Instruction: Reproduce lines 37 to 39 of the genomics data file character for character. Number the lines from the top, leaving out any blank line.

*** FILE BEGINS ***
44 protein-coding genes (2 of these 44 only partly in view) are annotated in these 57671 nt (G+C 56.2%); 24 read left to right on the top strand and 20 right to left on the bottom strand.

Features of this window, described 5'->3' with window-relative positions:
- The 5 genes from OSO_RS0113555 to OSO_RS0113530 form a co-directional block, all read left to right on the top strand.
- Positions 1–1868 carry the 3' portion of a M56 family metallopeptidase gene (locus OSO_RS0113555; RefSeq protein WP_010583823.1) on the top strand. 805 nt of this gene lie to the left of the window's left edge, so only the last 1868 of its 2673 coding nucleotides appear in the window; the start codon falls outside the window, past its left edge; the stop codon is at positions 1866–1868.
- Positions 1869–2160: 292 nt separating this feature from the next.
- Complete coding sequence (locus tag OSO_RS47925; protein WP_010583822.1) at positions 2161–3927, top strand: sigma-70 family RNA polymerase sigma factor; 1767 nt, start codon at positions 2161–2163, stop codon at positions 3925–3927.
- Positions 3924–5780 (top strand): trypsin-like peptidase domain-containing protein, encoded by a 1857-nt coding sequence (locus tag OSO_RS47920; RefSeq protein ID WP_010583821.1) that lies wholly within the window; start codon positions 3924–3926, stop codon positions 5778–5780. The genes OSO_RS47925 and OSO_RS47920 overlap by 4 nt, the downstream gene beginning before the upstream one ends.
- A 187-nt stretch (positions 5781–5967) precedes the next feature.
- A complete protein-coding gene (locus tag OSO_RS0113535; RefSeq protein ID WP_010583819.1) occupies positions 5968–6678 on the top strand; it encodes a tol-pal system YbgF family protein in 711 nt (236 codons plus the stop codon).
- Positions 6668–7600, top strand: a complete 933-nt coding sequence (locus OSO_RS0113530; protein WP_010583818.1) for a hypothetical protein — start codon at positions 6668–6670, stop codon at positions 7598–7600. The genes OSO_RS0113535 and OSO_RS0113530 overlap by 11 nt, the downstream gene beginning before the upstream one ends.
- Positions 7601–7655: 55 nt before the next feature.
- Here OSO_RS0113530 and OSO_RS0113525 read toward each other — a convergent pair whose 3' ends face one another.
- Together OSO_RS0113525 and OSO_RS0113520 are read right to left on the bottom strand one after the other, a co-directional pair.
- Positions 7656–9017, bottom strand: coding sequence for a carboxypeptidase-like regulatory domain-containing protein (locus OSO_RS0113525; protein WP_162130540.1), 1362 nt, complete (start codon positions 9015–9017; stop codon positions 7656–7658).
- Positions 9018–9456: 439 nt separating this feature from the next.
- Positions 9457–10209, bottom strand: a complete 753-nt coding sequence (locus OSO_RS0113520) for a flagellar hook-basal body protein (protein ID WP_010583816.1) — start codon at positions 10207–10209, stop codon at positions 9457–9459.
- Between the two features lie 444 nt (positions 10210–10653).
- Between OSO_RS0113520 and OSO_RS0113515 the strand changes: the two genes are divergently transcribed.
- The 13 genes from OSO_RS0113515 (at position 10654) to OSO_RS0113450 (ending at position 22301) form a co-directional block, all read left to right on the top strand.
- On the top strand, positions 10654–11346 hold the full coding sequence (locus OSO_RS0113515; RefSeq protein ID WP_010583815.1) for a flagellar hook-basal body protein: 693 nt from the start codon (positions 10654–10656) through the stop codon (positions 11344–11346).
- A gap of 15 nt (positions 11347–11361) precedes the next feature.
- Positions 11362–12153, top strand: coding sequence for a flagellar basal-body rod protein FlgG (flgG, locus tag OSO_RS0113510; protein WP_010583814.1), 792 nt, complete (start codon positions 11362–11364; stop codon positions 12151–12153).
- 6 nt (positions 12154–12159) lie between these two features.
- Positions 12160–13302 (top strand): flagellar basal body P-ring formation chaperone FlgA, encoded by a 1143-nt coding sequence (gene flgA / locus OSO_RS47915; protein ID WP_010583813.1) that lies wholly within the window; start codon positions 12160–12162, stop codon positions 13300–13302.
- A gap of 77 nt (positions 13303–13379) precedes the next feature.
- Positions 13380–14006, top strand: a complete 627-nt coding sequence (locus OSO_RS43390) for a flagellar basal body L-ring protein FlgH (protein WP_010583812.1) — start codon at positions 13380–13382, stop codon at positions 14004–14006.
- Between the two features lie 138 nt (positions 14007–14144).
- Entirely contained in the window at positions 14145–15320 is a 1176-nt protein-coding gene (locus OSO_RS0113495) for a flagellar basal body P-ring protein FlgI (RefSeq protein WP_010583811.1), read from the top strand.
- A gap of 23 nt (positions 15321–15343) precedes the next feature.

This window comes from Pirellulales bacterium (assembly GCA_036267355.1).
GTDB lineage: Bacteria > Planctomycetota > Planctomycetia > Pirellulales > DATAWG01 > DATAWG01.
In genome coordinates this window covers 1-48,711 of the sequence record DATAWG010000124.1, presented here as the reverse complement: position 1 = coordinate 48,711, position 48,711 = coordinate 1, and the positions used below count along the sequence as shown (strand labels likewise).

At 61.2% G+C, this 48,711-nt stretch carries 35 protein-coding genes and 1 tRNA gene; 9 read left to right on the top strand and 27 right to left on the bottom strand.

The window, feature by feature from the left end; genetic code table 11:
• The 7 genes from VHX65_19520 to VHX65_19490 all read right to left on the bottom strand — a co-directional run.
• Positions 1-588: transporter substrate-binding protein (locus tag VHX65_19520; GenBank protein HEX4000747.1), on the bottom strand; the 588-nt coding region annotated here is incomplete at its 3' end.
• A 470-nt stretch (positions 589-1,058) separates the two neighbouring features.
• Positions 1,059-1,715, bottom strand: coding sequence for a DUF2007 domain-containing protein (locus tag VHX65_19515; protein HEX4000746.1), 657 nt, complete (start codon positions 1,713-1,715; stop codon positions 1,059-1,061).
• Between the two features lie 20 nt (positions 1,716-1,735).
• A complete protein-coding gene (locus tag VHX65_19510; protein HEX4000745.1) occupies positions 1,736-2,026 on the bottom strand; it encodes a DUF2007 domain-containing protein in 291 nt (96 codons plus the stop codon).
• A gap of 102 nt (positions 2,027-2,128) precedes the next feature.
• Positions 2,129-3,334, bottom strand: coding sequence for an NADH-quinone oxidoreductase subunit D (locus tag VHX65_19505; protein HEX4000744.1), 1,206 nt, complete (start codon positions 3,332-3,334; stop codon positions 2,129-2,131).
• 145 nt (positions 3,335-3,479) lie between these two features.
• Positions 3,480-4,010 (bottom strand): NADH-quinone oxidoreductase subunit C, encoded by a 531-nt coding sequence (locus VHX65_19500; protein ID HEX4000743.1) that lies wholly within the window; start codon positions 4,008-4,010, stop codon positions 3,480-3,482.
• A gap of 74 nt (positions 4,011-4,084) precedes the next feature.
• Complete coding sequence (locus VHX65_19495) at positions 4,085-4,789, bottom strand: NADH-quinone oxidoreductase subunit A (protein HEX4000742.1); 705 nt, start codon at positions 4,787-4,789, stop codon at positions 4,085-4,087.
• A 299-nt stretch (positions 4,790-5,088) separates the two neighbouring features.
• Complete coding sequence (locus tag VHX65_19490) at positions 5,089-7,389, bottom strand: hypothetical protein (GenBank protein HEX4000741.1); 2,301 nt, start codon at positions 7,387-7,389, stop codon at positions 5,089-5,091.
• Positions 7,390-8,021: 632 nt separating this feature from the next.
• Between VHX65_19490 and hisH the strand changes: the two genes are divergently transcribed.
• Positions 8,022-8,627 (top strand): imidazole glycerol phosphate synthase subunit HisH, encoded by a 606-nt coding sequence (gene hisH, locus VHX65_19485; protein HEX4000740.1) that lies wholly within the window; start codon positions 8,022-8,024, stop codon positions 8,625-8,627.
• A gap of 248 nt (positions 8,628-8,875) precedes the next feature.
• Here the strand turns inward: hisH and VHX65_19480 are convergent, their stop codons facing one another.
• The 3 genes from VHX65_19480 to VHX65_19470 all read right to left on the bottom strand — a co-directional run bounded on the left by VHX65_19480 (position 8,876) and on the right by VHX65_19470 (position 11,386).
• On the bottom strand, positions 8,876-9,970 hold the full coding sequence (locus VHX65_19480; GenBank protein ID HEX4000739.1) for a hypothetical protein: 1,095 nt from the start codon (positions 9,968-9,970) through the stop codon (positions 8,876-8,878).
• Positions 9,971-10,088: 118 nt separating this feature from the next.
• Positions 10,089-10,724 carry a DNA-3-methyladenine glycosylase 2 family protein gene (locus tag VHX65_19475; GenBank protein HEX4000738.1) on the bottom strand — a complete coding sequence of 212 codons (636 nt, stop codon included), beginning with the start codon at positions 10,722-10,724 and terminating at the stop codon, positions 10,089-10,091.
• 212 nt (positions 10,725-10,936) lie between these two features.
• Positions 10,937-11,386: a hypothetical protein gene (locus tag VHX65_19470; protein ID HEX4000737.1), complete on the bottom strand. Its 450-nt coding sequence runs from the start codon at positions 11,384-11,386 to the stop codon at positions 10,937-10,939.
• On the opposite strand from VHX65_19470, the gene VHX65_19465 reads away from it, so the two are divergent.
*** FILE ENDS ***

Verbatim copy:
• A 470-nt stretch (positions 589-1,058) separates the two neighbouring features.
• Positions 1,059-1,715, bottom strand: coding sequence for a DUF2007 domain-containing protein (locus tag VHX65_19515; protein HEX4000746.1), 657 nt, complete (start codon positions 1,713-1,715; stop codon positions 1,059-1,061).
• Between the two features lie 20 nt (positions 1,716-1,735).